What’s okay? The news?
The crime figures?
The fact checker results when politicians give speeches?
The most recent Covid statistics and the grief and pain that they represent?
Not a chance
The anxiety ridden discussions that take place on places like Facebook as parents wrestle with big questions about this school year. At home? Online? What about work? My career? My high school and college aged kids – what will this do to their plans?
Last week I had a relative whose job changed drastically, a friend who had to go back to college to bring her daughter home – because she’ll be doing college from the basement rather than at college. Oh, and two families who decided that they were going to home school this coming year rather than send their kids to the local private school. That reduced the number of students at the school by 4.
One of the difficult things about churches, private schools, orphanages, missions is that often you are forced to make business-like decisions in the middle of a charity run organization – and often in very desperate times. So, that school I mentioned above, they removed 4 kids from the local private school – I don’t know, but I would be surprised if that didn’t cost the school $25,000 or more this year. How do they make that up?
And this week, one of the major political parties held their “virtual” convention. I know it’s necessary to finalize the candidate the delegates are supporting, but let’s be real…..
If you watched the speeches and listened to the talking heads analyzing it all 6 ways from everywhere, how much of it can you really believe it is true? I’m working on a very personal piece about that which I promise will be out before the election. It is hard to write because basically, I’m…….. (sorry, not going to give you a sneak peek.)
I’ve had conversations with some of you about the whole concept of righteous anger. If something truly crosses that “line in the sand” for you, then it is okay to be mad about it. It’s okay to be angry that _______ is happening. It’s okay to be upset that the President said _________. It’s okay to be angry at what those who are not following Covid guidelines are doing to the health of so many and frankly the health of our nation.
It’s okay to be angry.
It’s okay to be angry at God because He didn’t give you what you wanted.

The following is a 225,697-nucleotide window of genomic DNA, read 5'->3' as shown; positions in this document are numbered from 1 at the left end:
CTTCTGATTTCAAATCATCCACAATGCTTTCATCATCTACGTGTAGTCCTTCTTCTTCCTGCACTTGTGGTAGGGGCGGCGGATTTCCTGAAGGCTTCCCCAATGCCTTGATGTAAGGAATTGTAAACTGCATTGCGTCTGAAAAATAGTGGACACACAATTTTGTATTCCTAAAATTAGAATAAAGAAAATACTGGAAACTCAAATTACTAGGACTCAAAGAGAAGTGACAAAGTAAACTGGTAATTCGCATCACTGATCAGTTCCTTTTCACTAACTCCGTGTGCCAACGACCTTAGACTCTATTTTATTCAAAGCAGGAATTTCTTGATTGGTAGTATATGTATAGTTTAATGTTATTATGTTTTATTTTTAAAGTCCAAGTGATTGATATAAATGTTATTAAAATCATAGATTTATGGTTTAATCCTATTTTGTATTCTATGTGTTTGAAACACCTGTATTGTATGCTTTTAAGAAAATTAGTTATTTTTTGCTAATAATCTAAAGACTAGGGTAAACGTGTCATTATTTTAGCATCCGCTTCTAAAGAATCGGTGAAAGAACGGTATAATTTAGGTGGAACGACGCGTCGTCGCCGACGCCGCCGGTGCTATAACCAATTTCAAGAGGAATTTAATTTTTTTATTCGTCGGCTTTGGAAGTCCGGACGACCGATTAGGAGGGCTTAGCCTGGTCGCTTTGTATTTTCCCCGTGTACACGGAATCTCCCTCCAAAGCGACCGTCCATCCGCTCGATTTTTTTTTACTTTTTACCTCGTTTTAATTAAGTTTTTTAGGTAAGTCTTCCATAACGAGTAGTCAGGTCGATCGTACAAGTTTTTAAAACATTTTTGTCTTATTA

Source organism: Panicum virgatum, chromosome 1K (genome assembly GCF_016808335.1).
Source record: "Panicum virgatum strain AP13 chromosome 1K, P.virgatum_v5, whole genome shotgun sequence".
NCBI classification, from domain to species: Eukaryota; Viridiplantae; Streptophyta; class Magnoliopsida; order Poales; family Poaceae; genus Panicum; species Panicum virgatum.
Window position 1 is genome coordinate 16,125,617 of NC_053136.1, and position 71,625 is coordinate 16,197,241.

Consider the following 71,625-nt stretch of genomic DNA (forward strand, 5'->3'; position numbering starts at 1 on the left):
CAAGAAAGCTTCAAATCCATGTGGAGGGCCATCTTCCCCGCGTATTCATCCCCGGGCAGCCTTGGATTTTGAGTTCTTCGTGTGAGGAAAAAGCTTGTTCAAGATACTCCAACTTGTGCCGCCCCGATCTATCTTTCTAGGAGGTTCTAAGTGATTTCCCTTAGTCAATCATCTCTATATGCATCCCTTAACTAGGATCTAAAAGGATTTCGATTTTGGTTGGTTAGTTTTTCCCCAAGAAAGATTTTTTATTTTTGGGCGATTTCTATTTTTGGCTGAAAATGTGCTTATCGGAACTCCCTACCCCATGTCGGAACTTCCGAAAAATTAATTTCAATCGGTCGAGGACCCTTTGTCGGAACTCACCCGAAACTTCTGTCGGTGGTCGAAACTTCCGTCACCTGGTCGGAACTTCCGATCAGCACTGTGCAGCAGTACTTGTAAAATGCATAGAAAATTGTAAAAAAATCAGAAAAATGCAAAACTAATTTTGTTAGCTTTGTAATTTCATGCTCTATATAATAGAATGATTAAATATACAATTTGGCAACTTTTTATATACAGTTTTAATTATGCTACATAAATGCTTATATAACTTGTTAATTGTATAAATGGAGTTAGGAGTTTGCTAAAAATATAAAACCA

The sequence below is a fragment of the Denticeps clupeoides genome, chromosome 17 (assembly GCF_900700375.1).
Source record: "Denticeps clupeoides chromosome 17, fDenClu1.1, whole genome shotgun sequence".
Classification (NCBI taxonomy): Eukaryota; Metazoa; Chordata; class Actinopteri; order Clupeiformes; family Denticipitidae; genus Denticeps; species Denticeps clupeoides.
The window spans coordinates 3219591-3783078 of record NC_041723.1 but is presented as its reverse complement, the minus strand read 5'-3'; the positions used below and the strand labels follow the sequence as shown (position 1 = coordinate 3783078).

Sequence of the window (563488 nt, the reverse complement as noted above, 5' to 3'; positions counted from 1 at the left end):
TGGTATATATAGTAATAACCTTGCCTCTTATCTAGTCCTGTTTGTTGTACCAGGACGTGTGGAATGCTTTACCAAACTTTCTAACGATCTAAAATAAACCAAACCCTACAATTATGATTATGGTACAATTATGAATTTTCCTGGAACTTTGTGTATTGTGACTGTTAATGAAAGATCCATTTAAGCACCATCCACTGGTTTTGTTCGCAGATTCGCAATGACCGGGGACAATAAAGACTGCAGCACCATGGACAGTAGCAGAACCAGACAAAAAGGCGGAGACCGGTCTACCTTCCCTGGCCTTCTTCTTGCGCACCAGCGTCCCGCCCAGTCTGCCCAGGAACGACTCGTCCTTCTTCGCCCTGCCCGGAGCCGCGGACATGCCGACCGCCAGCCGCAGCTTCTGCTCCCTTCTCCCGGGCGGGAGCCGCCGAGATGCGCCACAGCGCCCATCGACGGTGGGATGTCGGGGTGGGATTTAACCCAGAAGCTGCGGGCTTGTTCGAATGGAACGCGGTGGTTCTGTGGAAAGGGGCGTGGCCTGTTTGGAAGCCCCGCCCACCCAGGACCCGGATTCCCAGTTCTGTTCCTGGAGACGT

It’s okay to be angry at politicians who you feel betrayed their word.
It’s okay to be angry about children who are caught in immigration struggles that POWs shouldn’t even have to face.
Get angry. But then don’t stop there. Don’t just walk around being angry.
It reminds me of the song by the Christian Music Artist, “Mike’s Chair.” It goes something like this:
“Then I shook my fist at heaven and I hollered, ‘God, why don’t you do something?”
And then God said, “I did……I CREATED YOU!!!!!”
We’re going to be talking a lot more about the “do something” part of it, for a number of reasons, but for now, just think about this thought…..
The world is messed up.
God’s okay with us being mad about it.
But he wants us to not be satisfied with being angry but to do something about it.
More to come,
You live in a very poor “neighborhood” in a very poor country.
If you’re doing well, you make $3 a day selling things at the market. What kind of things? Pretty much anything you can think of –food, art, you name it.
You barely have enough money to feed your family and to have a 10 x 12 shack to live in.
You are fortunate enough to have been able to save up some money and buy a “moto” for you to get to the market. But it’s hard to fit all of your family on a “moto.”
The trip from your shack to the market usually uses a gallon of gas per day. Between traffic, hills and poorly running engines, that’s a reasonable estimate.
And then, the government announces yesterday that they are raising the cost of gas (no longer subsidizing it) by $1.25 per gallon. Suddenly another 40% of your income goes to buying gas so you can go to the market and try to sell the art and jewelry and stuff you’ve made.